The FCA have announced that they will ban the marketing of mini-bonds to retail investors following the collapse of London & Capital Group earlier this year.

The restriction will become active as of January 1st 2020, and last for 12 months while the FCA looks to take action to enforce permanent legislation into marketing restrictions.

Mini-bonds have tempted investors on the potentially greater returns compared to mainstream products but have also made investment more risky.

However, amid the high return potential there has been controversy including the notable collapse of London Capital & Finance, where over 12,000 people had invested and are facing difficulties recovering their funds.

The FCA described a mini-bond as a ‘kind of IOU issued by a company to an investor’.

In return the investor receives a fixed rate of interest over a set period of time, and at the end of the tenancy the investors money is repaid.

The return on investors’ money entirely depends on the success and proper running of the issuer’s business. If the business fails, investors may get nothing back, which highlights the risk in the initial investment.

However, the FCA only has intervention powers in markets and not the sale of the products themselves.

The regulator said they could still be marketed to “sophisticated investors”, who could declare themselves able to understand the risks, or high net-worth individuals with an annual income of more than £100,000 or net assets of £250,000 or more.

Almost 12,000 people who put a total of £236 million into a high-risk bond scheme marketed as a fixed-rate ISA with London Capital & Finance (LCF), lost their money.

Andrew Bailey, FCA chief executive, told the BBC’s Today programme: “This is the sixth piece of intervention we’re doing this year. We are also in close discussions with the internet service companies, because we want to limit the marketing of these things through that channel.

“We think it is inappropriate to market the complex versions of these instruments to retail customers, not to the high net-worth individuals, but to retail customers.

“We want to see more action. I’m keen that the legislation that the government proposed on online harms – which I know addresses really important issues which are outside our world – can also include financial harms.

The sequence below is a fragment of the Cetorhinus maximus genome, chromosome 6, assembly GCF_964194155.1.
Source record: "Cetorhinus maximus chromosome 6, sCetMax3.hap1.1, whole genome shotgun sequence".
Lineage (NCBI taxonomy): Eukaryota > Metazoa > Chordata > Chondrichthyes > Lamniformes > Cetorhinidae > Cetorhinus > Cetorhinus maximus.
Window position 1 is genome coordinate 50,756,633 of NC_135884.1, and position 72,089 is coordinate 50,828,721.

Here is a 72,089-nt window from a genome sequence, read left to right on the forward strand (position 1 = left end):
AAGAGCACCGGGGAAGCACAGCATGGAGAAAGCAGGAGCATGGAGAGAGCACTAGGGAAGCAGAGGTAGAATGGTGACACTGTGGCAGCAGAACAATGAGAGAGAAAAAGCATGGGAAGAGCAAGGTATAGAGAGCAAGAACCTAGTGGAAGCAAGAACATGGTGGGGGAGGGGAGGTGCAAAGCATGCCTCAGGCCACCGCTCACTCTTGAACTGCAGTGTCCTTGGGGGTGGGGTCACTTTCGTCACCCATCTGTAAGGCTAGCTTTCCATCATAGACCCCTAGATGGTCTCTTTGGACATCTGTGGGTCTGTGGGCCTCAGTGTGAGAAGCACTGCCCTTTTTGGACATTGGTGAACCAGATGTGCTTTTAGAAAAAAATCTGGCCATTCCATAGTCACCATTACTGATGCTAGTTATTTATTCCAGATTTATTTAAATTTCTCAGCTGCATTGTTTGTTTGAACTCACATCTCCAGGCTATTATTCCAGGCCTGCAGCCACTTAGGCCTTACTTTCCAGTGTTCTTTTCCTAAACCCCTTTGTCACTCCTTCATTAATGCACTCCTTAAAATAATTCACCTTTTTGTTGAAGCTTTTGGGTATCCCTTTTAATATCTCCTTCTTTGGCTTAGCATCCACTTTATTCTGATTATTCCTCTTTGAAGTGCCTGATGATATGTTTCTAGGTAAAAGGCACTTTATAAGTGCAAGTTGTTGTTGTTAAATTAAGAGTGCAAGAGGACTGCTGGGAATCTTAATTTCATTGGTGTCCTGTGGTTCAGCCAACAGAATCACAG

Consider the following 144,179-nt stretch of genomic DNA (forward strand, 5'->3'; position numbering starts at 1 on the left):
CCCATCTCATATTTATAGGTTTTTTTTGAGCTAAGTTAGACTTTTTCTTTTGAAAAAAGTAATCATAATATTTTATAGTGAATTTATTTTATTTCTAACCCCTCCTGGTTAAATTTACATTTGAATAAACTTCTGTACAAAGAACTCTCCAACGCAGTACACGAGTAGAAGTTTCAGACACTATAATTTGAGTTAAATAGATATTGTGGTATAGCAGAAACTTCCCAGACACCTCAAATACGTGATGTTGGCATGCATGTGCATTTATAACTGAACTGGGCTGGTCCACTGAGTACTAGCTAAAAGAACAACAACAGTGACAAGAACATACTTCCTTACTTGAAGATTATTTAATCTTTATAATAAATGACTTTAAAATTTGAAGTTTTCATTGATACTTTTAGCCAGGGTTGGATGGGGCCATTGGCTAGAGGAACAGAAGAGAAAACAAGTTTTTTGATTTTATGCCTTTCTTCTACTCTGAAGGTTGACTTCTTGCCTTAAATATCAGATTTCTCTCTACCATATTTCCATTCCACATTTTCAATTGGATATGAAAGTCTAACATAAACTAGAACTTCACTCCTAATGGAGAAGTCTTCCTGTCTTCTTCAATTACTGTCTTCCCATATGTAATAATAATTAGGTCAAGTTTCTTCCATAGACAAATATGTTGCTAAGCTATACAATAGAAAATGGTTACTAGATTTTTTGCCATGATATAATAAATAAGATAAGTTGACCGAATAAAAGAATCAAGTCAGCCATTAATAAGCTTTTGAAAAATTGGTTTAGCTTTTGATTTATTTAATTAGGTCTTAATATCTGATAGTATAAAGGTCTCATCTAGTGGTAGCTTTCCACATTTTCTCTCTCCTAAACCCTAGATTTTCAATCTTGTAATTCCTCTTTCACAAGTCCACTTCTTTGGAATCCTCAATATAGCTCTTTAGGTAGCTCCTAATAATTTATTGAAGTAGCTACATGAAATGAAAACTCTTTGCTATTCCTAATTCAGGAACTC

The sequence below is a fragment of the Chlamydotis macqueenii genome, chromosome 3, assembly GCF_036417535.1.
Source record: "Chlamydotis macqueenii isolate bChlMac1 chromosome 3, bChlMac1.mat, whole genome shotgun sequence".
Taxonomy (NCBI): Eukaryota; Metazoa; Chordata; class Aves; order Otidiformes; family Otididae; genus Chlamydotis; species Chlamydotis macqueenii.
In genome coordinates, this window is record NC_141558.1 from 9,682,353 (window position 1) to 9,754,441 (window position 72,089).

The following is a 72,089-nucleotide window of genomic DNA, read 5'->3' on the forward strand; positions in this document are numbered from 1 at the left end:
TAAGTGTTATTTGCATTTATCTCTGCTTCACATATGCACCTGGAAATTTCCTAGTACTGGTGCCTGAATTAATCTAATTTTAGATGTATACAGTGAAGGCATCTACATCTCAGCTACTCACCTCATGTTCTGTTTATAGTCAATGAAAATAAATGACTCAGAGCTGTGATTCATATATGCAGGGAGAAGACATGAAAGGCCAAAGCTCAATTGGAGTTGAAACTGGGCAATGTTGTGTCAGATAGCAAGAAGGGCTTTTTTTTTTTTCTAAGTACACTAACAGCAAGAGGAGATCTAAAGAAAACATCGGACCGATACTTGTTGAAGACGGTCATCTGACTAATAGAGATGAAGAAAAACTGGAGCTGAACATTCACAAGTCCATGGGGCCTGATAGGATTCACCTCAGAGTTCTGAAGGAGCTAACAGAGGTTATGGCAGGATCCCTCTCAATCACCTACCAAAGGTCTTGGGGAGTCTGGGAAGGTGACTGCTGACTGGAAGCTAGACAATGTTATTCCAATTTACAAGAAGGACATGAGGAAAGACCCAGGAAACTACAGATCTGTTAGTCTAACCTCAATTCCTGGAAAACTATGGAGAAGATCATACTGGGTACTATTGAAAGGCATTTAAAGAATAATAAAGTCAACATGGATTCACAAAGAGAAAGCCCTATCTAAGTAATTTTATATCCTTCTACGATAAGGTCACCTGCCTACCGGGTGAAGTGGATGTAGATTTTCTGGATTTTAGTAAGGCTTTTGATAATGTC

“I also want more action from Google – I think they can play a big role because it is the major channel now and we find these things just popping up all the time.”

Moira O’Neill, head of personal finance at Interactive Investor, said she could understand the attraction of mini-bonds.

“Savers are now in the unfortunate position where even if they can lock their money away for four years, they will only get 2%. So the prospect of lending money to a company via a mini-bond for a similar period and getting four times that amount, or more, is tempting,” she said.

“But mini-bonds are paying higher rates than bank accounts precisely because they do contain an element of risk – essentially the risk that the company could go out of business.

“And it’s often too difficult for customers to assess if are they paying enough to take that risk.”

“My gut reaction has been long been one of general wariness as even the name mini-bond is probably a misnomer. But the rise of mini-bonds has been hard to ignore.

“Meanwhile, the sector as a whole has escaped the kind of in-depth analysis that is normal for both the equity and corporate bond market.”

The FCA have issued a statement saying that the ban will apply to ‘more complex and opaque arrangements where the funds raised are used to lend to a third party, invest in other companies or purchase or develop properties’.

The FCA defended its actions to enforce the marketing bam following an increased incident rate of promotions leading to frauds and scams which involve no attempt to meet financial promotion rules.

The FCA has made a concerned effort to tackle the risk for investors from mini bonds, as they see the risk to consumers.

The FCA have investigated more than 80 cases of regulated activities that may have been carried out with the right FCA authorization.

Additionally, the FCA have looked to persuade the internet service providers, particularly Google, to take more action, for instance to take down websites promptly where they are likely to involve a breach of law or regulations.

Andrew Bailey added : ‘We remain concerned at the scope for promotion of mini-bonds to retail investors who do not have the experience to assess and manage the risks involved. This risk is heightened by the arrival of the ISA season at the end of the tax year, since it is quite common for mini-bonds to have ISA status, or to claim such even though they do not have the status.

‘In view of this risk, we have decided to complement our substantial existing actions with a further measure which will involve a ban on the promotion and mass marketing of speculative mini-bonds to retail consumers. We believe this will enable us to further consumer protection consistent with our regulatory principles and the FCA Mission.’

The ban will mean that unlisted speculative mini-bonds can only be promoted to investors which are sophisticated or high net worth, excluding retail or casual investors.

The press released concluded by saying that the FCA intends to launch a communications campaign to improve consumer awareness of the risks, and considerations that might be needed to be made before pursing high risk investments.

Commenting on the FCA’s ban on the promotion of mini bonds, Michael McKee, partner at DLA Piper, said: “After London Capital & Finance’s collapse it was inevitable that the FCA would take a hard line on mini-bonds which always looked more risky than most other retail products.”

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